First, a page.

The basis of the completion in the group seems to be a phenomenon of resonance, a feeling of being emotionally involved or of going along with the report of another group member’s introspection. This requires similar experiences of the group members, so that they can empathise with the reported situation and reported experiencing. On this basis similar feelings can be re-activated and communicated. Each group member for himself can check for conformity or difference to his own experiencing.
Fig. 3: Individual and separate introspection data of persons A and B (schematically), the parts which are recorded and their intersections (after phase 3: the presentation).
A fourth phase is the second round which serves to differentiate, specify and expand the memorised details. This is done by completing one’s own elaboration on details which were evoked by resonance processes in the first round.
In this second round a certain pressure of justification may take place, if a certain experiencing proves to be a minority position. Here the good will and the openness of the group members are needed in order to avoid conformity pressure. Apart from that the procedure corresponds to the one of the first round: the group members in turn complete their first report on the basis of their notes from the first round.
A fifth phase concerns the analysis of the data. It can take place in several stages:
During the presentation of the individual recordings – and even more obviously, during commentating and discussion – patterns become visible. These can be named and focusssed on in the group: e.g. the alarm clock experiment showed that the seating position relative to the alarm clock played a role and thereby different freight types could be explained.
Those sitting with the back to the hidden alarm clock needed a longer time to reorientate themselves. They therefore had a more intensive experiencing, more uncertainty and a more violent frightening, than those who could discover the alarm clock by simply lifting their head, identifying the situation very fast as harmless and non-threatening.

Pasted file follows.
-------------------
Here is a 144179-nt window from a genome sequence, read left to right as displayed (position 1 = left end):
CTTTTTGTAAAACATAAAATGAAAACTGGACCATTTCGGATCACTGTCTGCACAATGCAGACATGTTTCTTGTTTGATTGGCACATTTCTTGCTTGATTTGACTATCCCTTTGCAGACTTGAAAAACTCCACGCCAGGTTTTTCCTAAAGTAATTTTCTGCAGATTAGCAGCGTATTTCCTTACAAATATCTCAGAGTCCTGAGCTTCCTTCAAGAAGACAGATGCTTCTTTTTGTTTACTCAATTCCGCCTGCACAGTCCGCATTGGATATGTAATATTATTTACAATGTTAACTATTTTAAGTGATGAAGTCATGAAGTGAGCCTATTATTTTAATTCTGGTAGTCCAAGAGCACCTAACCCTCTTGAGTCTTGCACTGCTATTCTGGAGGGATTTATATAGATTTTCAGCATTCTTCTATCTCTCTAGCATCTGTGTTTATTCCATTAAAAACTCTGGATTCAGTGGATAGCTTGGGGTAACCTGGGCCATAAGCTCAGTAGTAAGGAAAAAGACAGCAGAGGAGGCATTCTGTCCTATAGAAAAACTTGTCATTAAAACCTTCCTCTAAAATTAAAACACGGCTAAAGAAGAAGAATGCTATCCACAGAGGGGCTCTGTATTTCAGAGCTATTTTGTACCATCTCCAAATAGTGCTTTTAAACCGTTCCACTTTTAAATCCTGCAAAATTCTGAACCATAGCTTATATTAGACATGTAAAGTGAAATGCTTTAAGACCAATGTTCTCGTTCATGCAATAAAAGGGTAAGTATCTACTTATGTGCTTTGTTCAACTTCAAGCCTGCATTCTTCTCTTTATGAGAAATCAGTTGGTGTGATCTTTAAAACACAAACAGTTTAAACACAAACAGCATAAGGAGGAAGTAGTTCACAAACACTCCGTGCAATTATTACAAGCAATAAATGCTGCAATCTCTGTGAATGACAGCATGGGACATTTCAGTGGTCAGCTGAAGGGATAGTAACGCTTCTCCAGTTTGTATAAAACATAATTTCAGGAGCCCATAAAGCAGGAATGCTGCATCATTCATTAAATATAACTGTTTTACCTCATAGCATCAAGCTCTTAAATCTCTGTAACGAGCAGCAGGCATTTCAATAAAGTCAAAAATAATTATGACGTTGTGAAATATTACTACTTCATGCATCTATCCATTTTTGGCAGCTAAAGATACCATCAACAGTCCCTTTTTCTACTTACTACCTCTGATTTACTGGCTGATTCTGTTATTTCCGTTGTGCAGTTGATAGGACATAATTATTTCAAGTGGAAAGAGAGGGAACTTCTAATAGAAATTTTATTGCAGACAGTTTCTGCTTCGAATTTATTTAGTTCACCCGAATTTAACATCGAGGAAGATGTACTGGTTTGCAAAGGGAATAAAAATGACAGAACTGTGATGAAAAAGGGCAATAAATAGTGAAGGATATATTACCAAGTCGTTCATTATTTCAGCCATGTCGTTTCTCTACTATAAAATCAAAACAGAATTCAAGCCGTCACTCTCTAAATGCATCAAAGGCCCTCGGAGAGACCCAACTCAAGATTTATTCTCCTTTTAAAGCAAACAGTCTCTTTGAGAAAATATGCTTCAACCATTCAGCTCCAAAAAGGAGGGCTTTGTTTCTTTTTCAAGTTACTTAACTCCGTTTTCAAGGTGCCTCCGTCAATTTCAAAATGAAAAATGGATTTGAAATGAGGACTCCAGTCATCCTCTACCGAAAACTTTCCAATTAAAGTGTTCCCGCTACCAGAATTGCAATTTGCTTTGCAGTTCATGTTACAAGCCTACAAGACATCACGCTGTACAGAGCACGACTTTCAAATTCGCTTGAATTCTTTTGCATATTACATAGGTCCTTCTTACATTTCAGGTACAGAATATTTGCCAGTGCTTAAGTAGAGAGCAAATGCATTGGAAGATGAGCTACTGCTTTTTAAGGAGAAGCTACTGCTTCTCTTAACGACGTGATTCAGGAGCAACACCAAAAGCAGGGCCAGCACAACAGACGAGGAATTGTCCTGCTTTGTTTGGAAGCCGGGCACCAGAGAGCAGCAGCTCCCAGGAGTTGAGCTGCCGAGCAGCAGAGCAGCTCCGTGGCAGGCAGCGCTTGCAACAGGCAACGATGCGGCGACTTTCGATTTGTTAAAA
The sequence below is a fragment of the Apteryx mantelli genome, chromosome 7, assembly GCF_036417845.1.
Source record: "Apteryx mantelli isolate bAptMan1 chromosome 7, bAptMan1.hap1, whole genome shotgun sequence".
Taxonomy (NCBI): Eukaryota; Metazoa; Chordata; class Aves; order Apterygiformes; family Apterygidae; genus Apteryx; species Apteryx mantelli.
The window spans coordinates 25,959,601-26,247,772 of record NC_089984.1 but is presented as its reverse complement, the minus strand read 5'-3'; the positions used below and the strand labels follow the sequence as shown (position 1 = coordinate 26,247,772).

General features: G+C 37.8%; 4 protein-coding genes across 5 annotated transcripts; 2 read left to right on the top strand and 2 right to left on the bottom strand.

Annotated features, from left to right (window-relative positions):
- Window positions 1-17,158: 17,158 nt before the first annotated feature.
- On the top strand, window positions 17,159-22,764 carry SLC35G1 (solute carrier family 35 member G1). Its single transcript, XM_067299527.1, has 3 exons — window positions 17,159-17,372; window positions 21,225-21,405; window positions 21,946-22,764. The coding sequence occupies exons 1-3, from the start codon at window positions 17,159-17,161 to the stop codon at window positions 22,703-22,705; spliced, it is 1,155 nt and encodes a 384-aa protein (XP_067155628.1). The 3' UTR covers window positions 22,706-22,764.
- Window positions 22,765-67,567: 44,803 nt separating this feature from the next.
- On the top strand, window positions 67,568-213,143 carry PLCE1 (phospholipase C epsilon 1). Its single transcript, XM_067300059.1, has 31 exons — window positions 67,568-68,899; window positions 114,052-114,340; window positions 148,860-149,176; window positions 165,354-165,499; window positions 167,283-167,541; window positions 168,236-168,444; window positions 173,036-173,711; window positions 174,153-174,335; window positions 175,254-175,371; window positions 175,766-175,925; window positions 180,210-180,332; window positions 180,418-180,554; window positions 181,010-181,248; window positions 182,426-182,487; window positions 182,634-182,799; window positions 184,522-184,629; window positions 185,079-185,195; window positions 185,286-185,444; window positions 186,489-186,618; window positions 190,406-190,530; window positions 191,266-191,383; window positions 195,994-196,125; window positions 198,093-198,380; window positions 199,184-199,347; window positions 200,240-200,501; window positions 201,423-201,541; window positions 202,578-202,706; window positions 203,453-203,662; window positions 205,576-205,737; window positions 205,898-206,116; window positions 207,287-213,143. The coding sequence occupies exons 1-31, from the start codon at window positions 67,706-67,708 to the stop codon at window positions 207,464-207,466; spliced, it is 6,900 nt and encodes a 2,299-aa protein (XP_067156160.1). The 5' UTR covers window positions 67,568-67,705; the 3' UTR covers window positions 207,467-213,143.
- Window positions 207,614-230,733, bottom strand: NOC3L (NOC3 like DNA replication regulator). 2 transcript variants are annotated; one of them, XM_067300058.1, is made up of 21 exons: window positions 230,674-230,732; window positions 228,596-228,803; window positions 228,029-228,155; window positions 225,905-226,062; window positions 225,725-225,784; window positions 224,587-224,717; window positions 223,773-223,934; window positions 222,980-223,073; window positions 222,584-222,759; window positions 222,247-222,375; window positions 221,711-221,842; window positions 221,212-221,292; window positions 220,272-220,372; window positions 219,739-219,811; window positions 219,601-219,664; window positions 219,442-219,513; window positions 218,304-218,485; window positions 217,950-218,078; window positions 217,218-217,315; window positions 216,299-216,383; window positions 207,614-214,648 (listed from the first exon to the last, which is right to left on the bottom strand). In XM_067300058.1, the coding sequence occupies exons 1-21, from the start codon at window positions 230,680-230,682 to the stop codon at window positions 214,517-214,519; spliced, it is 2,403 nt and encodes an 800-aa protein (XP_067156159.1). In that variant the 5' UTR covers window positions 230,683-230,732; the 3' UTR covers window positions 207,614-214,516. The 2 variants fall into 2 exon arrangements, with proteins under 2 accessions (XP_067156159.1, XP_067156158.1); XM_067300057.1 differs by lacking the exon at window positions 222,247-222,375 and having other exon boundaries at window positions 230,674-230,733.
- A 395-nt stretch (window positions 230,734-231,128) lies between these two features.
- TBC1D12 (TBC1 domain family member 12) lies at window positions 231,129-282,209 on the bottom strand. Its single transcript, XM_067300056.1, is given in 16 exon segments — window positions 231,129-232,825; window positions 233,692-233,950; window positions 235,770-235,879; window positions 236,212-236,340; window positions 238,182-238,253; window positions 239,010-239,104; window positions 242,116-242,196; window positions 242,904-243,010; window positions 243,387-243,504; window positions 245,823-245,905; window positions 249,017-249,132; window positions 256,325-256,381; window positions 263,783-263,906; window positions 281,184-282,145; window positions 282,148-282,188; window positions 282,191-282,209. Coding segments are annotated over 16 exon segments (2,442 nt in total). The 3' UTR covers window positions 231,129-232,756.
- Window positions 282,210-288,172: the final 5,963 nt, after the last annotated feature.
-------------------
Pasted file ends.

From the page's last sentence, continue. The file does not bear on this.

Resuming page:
These patterns move as data into the next stage, the analysis of similarities. This analysis requires a lot of time and does not work well within a group – it is better done outside the group.
Analysis of similarities: After the group meeting, each group member for himself can screen and interpret the data and elaborate on connections as well as similarities: Furthermore, he can identify topics which were named during the group meeting in connection with the ringing of the alarm clock. Alternatively, one person alone can analyse the data for everyone. In each case the procedure follows the rules of the heuristic social research, which focusses on the analysis of similarities.
In the alarm clock experiment, general patterns of reactions to disturbances could be found. Attempts of a fast re-orientation as well as emotional participation, uncertainty, annoyance and relief and/or release after successful re-orientation were found. Also, physical side effects and their changes as well as involuntary though not remembered verbal expressions and the perception of the others could be reconstructed fairly accurately (Witt & Kleining, 2010).
The smooth running of the procedures involved in data gain, data adjustment as well as data analysis are likely to depend on some basic conditions. However, these have not yet been varied systematically.